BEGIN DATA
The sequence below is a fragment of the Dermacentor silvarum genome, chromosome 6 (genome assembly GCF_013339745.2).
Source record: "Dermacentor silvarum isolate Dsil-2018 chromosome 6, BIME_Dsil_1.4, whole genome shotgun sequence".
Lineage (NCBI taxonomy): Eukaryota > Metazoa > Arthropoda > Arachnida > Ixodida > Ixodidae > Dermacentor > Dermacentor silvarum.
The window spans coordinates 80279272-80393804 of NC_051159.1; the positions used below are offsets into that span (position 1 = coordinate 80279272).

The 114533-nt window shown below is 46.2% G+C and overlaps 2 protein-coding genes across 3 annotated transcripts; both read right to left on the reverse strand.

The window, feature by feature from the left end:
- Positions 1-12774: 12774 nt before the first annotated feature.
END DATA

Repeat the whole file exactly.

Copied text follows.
The sequence below is a fragment of the Dermacentor silvarum genome, chromosome 6 (genome assembly GCF_013339745.2).
Source record: "Dermacentor silvarum isolate Dsil-2018 chromosome 6, BIME_Dsil_1.4, whole genome shotgun sequence".
Lineage (NCBI taxonomy): Eukaryota > Metazoa > Arthropoda > Arachnida > Ixodida > Ixodidae > Dermacentor > Dermacentor silvarum.
The window spans coordinates 80279272-80393804 of NC_051159.1; the positions used below are offsets into that span (position 1 = coordinate 80279272).

The 114533-nt window shown below is 46.2% G+C and overlaps 2 protein-coding genes across 3 annotated transcripts; both read right to left on the reverse strand.

The window, feature by feature from the left end:
- Positions 1-12774: 12774 nt before the first annotated feature.